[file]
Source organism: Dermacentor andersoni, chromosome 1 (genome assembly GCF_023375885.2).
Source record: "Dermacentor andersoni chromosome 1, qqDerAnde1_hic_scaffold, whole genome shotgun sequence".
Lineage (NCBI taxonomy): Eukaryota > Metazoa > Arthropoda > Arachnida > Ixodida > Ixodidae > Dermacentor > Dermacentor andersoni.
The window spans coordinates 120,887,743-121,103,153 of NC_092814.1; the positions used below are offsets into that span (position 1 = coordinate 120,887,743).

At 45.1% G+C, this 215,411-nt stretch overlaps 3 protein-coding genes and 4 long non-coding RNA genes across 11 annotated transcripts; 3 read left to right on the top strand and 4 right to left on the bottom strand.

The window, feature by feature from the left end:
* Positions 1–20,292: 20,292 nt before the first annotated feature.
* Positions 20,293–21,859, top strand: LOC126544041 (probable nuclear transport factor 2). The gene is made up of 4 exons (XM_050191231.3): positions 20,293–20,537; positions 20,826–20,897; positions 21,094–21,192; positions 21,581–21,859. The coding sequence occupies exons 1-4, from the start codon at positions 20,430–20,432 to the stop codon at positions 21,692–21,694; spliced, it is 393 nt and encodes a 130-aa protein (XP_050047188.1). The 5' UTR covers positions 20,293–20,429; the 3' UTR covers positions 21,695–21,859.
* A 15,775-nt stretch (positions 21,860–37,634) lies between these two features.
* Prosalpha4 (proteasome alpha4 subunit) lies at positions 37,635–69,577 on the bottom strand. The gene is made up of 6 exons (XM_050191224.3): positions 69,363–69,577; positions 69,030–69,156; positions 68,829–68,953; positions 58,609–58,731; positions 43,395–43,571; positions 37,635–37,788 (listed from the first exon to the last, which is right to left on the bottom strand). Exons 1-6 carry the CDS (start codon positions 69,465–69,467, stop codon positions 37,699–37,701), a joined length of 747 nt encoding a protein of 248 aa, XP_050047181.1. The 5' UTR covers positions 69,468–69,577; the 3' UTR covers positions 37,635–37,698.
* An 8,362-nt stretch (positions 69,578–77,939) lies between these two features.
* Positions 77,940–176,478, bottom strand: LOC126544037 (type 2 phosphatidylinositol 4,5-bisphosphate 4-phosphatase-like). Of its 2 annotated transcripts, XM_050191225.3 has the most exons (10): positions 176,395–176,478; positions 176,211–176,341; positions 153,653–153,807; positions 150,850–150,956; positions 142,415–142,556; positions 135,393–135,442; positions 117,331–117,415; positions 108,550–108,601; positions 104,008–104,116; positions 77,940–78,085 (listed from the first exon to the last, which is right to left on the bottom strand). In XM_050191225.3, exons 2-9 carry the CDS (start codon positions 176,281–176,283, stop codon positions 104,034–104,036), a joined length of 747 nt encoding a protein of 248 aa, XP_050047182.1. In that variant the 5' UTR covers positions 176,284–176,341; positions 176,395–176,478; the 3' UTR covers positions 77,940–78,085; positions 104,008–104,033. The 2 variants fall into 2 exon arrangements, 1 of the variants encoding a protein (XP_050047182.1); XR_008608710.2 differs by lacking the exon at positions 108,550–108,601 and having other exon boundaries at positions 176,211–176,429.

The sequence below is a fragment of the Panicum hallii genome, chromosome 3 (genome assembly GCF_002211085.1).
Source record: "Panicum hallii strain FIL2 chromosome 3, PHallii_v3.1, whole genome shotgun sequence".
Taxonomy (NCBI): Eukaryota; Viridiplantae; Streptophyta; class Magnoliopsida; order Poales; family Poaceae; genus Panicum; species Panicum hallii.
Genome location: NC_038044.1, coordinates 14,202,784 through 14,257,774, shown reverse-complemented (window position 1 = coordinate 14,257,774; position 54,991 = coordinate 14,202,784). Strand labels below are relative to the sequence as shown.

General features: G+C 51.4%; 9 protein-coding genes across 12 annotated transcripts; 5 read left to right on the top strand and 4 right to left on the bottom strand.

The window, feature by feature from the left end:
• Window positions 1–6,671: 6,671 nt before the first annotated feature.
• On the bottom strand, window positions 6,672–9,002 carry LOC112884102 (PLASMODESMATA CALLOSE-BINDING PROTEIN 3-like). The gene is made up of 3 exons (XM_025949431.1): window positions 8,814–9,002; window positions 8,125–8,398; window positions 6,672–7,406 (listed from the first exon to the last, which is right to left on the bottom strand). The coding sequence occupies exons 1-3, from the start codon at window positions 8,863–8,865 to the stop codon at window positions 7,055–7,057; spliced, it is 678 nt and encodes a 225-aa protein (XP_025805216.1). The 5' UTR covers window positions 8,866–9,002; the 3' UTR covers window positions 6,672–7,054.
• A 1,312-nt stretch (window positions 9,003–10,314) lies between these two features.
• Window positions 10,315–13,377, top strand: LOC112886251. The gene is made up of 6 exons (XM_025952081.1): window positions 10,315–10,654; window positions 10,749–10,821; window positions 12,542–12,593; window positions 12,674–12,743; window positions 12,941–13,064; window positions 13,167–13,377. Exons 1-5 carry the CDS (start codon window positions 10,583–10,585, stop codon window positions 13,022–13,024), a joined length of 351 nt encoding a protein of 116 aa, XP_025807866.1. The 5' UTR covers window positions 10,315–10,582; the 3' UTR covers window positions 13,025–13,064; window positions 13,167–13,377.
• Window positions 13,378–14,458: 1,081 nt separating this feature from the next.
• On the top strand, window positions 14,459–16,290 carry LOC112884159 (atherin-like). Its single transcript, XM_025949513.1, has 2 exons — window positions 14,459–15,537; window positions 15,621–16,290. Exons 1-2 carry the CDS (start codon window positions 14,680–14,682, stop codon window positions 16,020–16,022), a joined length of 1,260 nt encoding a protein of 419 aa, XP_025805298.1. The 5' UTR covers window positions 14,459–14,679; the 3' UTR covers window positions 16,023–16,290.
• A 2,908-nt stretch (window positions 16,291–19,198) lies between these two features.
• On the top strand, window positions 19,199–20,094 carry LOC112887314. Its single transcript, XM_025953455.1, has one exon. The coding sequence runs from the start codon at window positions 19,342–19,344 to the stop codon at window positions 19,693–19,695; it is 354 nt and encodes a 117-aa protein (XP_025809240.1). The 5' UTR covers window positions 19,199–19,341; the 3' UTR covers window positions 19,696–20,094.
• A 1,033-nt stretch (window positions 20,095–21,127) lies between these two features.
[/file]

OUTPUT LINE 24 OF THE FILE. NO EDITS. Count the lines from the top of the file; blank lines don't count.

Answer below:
• On the top strand, window positions 14,459–16,290 carry LOC112884159 (atherin-like). Its single transcript, XM_025949513.1, has 2 exons — window positions 14,459–15,537; window positions 15,621–16,290. Exons 1-2 carry the CDS (start codon window positions 14,680–14,682, stop codon window positions 16,020–16,022), a joined length of 1,260 nt encoding a protein of 419 aa, XP_025805298.1. The 5' UTR covers window positions 14,459–14,679; the 3' UTR covers window positions 16,023–16,290.